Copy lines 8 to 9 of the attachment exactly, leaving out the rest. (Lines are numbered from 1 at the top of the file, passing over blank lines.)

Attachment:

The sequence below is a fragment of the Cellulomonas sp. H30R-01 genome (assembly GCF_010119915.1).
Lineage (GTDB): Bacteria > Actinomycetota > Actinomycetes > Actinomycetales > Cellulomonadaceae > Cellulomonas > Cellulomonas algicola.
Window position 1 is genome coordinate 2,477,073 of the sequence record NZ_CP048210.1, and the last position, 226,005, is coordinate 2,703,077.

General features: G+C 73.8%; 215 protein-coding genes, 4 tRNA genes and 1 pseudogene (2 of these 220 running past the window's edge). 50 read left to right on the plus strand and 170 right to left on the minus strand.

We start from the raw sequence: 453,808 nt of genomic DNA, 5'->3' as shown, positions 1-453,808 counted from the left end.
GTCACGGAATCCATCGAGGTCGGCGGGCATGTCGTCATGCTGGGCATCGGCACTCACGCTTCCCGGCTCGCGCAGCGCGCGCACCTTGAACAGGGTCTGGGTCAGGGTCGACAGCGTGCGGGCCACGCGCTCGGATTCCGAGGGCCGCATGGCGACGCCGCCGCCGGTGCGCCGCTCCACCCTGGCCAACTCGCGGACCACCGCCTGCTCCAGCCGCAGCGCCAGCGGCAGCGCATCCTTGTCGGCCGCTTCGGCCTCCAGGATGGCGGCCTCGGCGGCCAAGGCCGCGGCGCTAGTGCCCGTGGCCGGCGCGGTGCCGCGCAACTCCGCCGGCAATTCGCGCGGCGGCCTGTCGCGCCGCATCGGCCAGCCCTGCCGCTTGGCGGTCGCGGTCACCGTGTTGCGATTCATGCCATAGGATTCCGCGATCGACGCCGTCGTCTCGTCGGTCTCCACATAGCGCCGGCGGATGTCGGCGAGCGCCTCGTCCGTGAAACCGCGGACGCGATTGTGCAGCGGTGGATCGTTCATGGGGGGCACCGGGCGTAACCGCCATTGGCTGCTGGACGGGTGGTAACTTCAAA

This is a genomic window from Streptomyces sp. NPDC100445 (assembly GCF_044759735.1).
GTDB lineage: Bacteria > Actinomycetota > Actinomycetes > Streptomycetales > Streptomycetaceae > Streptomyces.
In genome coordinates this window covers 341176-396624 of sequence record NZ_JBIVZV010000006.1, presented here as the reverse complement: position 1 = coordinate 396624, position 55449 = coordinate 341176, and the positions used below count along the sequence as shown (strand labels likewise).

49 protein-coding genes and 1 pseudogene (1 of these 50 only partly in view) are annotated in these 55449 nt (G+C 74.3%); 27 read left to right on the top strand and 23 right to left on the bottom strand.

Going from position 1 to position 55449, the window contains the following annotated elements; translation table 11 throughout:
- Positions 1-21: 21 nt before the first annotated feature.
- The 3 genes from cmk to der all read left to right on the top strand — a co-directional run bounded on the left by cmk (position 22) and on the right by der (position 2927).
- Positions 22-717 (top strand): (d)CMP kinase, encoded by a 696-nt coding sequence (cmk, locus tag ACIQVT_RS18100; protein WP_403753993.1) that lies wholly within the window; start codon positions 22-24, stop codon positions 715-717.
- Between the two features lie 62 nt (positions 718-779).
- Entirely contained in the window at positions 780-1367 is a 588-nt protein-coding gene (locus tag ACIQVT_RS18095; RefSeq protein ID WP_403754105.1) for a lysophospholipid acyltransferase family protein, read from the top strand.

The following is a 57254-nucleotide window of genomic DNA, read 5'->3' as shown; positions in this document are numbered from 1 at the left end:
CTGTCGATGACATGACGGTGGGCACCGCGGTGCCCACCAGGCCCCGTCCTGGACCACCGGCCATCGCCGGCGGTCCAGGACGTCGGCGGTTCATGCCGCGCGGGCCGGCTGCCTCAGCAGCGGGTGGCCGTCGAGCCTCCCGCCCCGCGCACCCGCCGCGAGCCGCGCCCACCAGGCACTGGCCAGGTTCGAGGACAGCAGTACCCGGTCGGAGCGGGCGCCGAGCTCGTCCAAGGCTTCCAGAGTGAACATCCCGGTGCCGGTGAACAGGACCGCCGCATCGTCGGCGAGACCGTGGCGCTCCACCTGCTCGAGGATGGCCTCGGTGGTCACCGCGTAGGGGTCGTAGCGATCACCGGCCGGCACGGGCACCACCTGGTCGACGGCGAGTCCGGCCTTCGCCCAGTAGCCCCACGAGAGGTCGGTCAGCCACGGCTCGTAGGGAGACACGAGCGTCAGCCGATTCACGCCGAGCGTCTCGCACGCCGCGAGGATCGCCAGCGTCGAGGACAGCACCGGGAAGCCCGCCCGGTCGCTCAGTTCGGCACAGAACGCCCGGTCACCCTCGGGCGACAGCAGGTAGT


GTDB lineage: Bacteria > Actinomycetota > Actinomycetes > Streptomycetales > Streptomycetaceae > Streptomyces.
In genome coordinates this window covers 341176-396624 of sequence record NZ_JBIVZV010000006.1, presented here as the reverse complement: position 1 = coordinate 396624, position 55449 = coordinate 341176, and the positions used below count along the sequence as shown (strand labels likewise).